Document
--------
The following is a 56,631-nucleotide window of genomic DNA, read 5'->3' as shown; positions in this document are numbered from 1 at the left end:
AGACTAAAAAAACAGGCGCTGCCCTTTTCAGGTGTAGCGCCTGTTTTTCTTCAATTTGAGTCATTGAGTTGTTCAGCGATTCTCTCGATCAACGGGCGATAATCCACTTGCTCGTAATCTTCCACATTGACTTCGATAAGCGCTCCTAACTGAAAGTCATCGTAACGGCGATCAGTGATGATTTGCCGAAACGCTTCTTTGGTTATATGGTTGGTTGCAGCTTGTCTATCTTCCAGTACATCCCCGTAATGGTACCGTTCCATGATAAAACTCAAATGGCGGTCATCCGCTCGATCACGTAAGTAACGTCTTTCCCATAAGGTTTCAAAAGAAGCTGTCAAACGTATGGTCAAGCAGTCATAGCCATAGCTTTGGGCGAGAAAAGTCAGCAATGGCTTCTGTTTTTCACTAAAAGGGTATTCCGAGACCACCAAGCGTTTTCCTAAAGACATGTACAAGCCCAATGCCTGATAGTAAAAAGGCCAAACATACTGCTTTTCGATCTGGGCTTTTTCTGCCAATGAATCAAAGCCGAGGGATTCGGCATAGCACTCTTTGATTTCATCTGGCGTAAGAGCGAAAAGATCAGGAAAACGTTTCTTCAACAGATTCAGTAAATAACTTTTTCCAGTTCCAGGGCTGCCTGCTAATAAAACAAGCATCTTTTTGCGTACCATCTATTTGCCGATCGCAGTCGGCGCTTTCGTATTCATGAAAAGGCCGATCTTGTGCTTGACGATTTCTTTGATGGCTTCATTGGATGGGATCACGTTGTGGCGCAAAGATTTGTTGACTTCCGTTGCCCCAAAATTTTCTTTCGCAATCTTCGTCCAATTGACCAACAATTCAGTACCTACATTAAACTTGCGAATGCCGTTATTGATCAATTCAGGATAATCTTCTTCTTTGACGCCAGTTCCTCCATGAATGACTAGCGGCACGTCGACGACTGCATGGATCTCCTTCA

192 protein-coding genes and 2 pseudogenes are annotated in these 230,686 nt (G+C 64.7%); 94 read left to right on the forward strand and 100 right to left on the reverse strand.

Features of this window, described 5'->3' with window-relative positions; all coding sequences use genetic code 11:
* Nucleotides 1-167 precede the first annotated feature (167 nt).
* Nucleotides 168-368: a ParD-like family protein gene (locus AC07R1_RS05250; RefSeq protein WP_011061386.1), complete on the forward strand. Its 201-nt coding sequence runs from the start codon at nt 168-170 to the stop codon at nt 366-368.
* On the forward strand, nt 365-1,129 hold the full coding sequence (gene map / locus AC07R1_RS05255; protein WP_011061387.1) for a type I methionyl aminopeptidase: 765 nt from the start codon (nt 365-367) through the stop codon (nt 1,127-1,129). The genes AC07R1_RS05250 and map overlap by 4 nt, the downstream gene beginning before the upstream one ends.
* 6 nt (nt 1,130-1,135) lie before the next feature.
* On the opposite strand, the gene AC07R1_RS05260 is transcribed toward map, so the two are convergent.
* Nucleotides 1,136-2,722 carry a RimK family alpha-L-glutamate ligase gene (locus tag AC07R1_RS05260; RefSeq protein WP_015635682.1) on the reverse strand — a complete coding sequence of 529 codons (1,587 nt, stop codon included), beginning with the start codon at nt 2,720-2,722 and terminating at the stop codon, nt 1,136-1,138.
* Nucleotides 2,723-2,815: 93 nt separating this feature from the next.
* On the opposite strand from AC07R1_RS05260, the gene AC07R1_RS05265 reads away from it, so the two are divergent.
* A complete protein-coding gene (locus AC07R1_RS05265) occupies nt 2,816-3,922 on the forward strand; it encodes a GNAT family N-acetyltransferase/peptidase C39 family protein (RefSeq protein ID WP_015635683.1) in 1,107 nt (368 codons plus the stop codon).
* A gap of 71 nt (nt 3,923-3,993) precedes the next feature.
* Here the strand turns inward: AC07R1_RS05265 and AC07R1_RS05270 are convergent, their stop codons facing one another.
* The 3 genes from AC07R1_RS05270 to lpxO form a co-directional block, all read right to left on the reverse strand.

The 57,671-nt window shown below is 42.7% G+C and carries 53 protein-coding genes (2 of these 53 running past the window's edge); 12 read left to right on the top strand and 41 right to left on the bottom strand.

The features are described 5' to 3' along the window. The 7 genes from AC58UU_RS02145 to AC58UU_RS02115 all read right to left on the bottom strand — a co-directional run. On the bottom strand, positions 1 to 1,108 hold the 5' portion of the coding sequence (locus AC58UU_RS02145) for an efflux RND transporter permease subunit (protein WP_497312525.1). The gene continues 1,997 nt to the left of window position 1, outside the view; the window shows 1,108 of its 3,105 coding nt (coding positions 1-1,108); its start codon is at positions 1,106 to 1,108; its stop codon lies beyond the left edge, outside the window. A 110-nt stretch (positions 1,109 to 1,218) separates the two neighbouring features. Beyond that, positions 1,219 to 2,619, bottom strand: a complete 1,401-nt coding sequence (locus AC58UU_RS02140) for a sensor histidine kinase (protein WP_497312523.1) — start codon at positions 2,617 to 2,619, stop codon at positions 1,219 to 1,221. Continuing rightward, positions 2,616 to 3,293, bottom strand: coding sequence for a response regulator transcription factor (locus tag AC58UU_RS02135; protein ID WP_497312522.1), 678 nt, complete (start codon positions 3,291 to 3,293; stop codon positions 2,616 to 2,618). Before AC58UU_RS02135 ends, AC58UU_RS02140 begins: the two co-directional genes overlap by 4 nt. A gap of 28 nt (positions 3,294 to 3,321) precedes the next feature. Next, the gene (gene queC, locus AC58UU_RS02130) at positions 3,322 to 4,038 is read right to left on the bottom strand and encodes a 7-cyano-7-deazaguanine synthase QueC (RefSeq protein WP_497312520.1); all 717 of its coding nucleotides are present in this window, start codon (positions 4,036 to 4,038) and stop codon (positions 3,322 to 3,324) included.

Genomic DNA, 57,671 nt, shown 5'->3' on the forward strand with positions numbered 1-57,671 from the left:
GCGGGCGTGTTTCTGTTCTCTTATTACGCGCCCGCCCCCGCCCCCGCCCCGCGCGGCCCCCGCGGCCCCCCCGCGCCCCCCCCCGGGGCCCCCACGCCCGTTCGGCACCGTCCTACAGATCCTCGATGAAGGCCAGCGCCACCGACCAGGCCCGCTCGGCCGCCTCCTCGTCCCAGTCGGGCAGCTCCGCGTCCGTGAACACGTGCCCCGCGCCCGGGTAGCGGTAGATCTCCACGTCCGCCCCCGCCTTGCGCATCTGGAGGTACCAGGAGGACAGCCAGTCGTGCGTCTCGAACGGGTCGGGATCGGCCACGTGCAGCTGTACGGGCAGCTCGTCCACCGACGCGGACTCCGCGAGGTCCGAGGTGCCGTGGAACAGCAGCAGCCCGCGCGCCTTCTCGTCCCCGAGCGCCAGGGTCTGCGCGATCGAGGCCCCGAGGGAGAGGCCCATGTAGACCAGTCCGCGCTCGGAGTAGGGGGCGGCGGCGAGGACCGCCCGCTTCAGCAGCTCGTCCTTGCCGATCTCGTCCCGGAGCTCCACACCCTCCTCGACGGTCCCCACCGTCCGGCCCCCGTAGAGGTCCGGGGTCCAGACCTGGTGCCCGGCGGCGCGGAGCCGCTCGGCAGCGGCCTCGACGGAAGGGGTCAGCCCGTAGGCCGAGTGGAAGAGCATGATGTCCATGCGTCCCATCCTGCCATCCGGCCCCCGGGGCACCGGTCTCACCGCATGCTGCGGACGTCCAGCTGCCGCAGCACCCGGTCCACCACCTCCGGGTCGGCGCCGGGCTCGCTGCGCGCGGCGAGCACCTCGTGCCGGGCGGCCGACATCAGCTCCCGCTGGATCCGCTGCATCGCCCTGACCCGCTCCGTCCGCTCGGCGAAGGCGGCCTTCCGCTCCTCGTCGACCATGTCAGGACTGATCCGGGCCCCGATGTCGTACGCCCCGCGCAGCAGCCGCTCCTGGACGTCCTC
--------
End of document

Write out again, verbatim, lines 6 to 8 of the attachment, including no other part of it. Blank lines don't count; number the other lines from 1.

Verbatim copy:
* Nucleotides 168-368: a ParD-like family protein gene (locus AC07R1_RS05250; RefSeq protein WP_011061386.1), complete on the forward strand. Its 201-nt coding sequence runs from the start codon at nt 168-170 to the stop codon at nt 366-368.
* On the forward strand, nt 365-1,129 hold the full coding sequence (gene map / locus AC07R1_RS05255; protein WP_011061387.1) for a type I methionyl aminopeptidase: 765 nt from the start codon (nt 365-367) through the stop codon (nt 1,127-1,129). The genes AC07R1_RS05250 and map overlap by 4 nt, the downstream gene beginning before the upstream one ends.
* 6 nt (nt 1,130-1,135) lie before the next feature.